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On July 1 Governor Wolf signed Act 15 (HB 1276) into law. The bill was drafted to “clarify and make more explicit provisions” about which employees and adult volunteers, who work or volunteer with children, must obtain criminal background check clearances and child abuse clearances. It was intended to clarify the new Child Protective Services Law (CPSL) and to address concerns expressed by numerous volunteer-based organizations. Some of the key changes to the CPSL made by HB 1276 include:

  • Adds definitions of adult family member, direct volunteer contact, education enterprise, family child-care home, immediate vicinity, and matriculated student.
  • Reworks the definition of program, activity, or service to further flesh out definition.
  • Limits the employees, at institutions of higher learning, required to undergo background checks, while retaining required checks for adults who have direct contact with youth who remain enrolled in high school.
  • Clarifies which adults will require background checks and need to be in the “vicinity” of the child during an internship, externship, work-study, co-op, or similar program.
  • Extends to 60 months (vs. 36 months) the time frame by which employees and volunteers must have their background checks updated.
  • Expands the portability of the checks.
  • Exempts volunteers, who are also students, from the background checks under specific conditions (e.g., the student is enrolled in school, the student is volunteering for an event on school grounds, or the event is not for children who are part of a child-care service).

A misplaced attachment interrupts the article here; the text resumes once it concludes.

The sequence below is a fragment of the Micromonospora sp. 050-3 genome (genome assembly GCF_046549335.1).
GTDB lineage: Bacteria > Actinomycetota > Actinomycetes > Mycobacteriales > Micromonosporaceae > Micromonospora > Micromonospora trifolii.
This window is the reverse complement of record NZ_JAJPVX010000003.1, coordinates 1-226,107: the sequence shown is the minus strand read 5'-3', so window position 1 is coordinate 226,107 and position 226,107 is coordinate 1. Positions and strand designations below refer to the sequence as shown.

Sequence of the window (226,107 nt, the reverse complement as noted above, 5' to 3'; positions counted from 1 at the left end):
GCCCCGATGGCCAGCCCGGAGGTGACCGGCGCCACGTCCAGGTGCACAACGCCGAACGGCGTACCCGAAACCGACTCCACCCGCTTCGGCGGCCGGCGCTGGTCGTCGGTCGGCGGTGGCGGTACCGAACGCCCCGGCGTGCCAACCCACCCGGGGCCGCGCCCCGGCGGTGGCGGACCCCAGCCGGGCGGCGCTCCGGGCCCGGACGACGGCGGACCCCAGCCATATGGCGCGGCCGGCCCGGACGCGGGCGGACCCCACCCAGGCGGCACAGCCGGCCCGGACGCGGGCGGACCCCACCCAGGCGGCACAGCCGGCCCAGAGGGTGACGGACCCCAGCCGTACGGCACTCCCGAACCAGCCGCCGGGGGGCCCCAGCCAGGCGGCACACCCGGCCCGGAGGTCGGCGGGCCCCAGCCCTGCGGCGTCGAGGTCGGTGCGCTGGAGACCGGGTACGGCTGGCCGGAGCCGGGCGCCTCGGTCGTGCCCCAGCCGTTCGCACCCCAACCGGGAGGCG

• Permanently waives the fees associated with volunteers completing state background checks.
  • Includes a presumption of “good faith” for agencies screening employees and volunteers.

A very comprehensive analysis of HB 1276 with an analysis table has been produced by The Center for Children’s Justice and is available on their website.

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Governor Tom Wolf has announced that fees for child abuse clearances and criminal background checks required by the Child Protective Services Law (CPSL) will be waived for volunteers working with children. Beginning July 1, volunteers are required to obtain background checks, including the Child Abuse History Clearance, issued by the Department of Human Services (DHS); and the Criminal History Record Check, issued by the Pennsylvania State Police (PSP).

Additionally, DHS and the PSP will be reducing the cost of both the child abuse and criminal history record checks from $10 to $8 for all other applicants. Individuals seeking employment for work with children, and others required under the law, will still be assessed fees for the clearances, but at a reduced cost of $8 each. FBI clearances are also required for all employees and volunteers who have not been continuous residents of the commonwealth for the last ten years, but because these are administered by the federal government, current costs will continue to apply. These changes will take effect July 25.

More information about clearances required under the CPSL can be found here. Individuals seeking clearances can create an individual account and apply online.